It’s hard to call slavery the original sin. There’s nothing original about it, throughout history, people have enslaved people almost everywhere.
But short of murder, it may be the most definitive sin, since it involves robbing human beings of all their basic freedoms — not to punish them for some wrongdoing — but to exploit them for your benefit, because you can.
Slaves lose control over where they are, where and how they live, what work they do, how long they will work or stay, what might happen, in terms of movement or disposition to their families. Slaves are chattel, fed and housed to produce profit, free to expect –nothing.
Slavery wasn’t the primary sin that propelled Christopher Columbus to seek out the West Indies. Sheer avarice probably subsumed it, but the prospect of captives to sell was very much on the Great Discoverer’s mind.
Ten years before “Columbus sailed the ocean blue in 1492,” he’d taken a long sailing trip from Spain to West Africa and spent time in Guinea, closely observing the operations of the Portuguese slave trade in captive Africans.
Before he’d returned from his second voyage to the New World, Columbus had already dispatched a ship back to Spain with his first cargo of enslaved Caribbean natives. Before 5 years had passed, his avaricious seizing, transporting, and selling of human beings had become so ugly it alienated his most important sponsor, Queen Isabella.
But Columbus didn’t bring slavery with him to the New World. On the Caribbean Islands and on continental North, Central and South America, tribal natives were quite habituated to turning natives from other tribes into slaves. As, it must be said, were many tribal and non-tribal people in parts of Europe, Asia and Africa.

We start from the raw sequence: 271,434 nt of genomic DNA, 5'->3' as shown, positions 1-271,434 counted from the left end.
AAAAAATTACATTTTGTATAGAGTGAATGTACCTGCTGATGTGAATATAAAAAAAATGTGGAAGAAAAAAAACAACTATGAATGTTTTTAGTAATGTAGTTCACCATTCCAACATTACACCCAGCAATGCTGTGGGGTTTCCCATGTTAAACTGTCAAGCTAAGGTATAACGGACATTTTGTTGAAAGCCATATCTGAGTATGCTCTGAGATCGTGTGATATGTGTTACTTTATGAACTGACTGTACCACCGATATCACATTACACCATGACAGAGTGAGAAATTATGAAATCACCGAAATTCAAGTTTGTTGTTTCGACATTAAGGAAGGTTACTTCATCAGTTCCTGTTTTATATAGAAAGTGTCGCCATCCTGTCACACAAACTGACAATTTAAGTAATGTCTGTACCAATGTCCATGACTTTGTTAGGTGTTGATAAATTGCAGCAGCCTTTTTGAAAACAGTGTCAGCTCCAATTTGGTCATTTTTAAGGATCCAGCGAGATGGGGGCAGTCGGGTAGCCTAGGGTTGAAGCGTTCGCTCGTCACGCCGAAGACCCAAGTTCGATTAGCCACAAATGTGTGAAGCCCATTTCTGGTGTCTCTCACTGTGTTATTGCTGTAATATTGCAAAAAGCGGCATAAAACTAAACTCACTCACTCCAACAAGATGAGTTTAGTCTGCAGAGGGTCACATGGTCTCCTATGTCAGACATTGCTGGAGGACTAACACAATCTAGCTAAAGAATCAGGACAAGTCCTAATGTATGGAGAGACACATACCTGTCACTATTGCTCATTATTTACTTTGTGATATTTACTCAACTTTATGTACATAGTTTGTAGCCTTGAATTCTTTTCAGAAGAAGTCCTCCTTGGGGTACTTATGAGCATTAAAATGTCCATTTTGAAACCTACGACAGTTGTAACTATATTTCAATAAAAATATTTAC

In fact, once it was established that there was a lucrative international market for slaves, it didn’t take long for the White man’s role in this to be primarily just a broker of human lives. The actual capturing and exchanging of Black slaves in Africa was mostly done by Black Africans, as was the case for Native American slaves, taken and first sold most often by Native Americans.
You can argue that sin is sin and always bad, but when sin goes global, when it transports people from Africa to Alabama or from Sonora to Hispaniola, when it uproots them from tribal harmony and re-plants them in racist discord, it seems to me the slavery sin gets worse, especially when it multiplies the scale of slaving.
Mention industrial-strength slavery to most Americans and they’ll think of enslaved Africans in the Old South and the Caribbean. Well, our guest today, historian and author Andres Resendez says we need to think about the Native Americans exported to Europe by Columbus, those who were force-marched into the silver mines of Mexico and those who did horse-wrangling or homefront duties on ranches and estates from New Mexico to California. Native American slavery survived deep into the 20th century.
Andrés Reséndez is a historian and author specializing in colonial Latin America, borderlands, and the Iberian world. He teaches at the University of California, Davis and his book The Other Slavery: The Uncovered Story of Indian Enslavement in America was shortlisted for a National Book Award and won The Bancroft Prize.